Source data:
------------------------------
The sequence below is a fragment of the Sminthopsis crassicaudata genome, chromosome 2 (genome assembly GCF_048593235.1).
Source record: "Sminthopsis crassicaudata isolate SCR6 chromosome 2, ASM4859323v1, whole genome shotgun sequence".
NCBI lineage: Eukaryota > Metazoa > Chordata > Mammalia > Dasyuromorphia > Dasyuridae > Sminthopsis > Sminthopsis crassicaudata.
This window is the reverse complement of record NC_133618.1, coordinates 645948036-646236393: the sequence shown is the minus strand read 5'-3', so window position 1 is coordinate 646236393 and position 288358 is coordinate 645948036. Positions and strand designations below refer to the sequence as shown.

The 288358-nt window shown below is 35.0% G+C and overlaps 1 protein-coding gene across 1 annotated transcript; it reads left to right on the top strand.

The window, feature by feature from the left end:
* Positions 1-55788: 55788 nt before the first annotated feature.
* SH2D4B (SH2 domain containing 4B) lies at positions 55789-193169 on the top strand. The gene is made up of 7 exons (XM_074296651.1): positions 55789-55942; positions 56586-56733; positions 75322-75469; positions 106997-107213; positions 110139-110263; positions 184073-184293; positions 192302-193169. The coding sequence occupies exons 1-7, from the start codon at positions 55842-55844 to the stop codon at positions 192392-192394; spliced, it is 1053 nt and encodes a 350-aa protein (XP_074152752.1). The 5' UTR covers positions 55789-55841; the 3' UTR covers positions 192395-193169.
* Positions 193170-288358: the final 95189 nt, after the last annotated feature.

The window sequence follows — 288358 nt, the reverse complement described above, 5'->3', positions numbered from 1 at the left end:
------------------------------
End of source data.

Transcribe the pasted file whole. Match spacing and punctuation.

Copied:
The sequence below is a fragment of the Sminthopsis crassicaudata genome, chromosome 2 (genome assembly GCF_048593235.1).
Source record: "Sminthopsis crassicaudata isolate SCR6 chromosome 2, ASM4859323v1, whole genome shotgun sequence".
NCBI lineage: Eukaryota > Metazoa > Chordata > Mammalia > Dasyuromorphia > Dasyuridae > Sminthopsis > Sminthopsis crassicaudata.
This window is the reverse complement of record NC_133618.1, coordinates 645948036-646236393: the sequence shown is the minus strand read 5'-3', so window position 1 is coordinate 646236393 and position 288358 is coordinate 645948036. Positions and strand designations below refer to the sequence as shown.

The 288358-nt window shown below is 35.0% G+C and overlaps 1 protein-coding gene across 1 annotated transcript; it reads left to right on the top strand.

The window, feature by feature from the left end:
* Positions 1-55788: 55788 nt before the first annotated feature.
* SH2D4B (SH2 domain containing 4B) lies at positions 55789-193169 on the top strand. The gene is made up of 7 exons (XM_074296651.1): positions 55789-55942; positions 56586-56733; positions 75322-75469; positions 106997-107213; positions 110139-110263; positions 184073-184293; positions 192302-193169. The coding sequence occupies exons 1-7, from the start codon at positions 55842-55844 to the stop codon at positions 192392-192394; spliced, it is 1053 nt and encodes a 350-aa protein (XP_074152752.1). The 5' UTR covers positions 55789-55841; the 3' UTR covers positions 192395-193169.
* Positions 193170-288358: the final 95189 nt, after the last annotated feature.

The window sequence follows — 288358 nt, the reverse complement described above, 5'->3', positions numbered from 1 at the left end: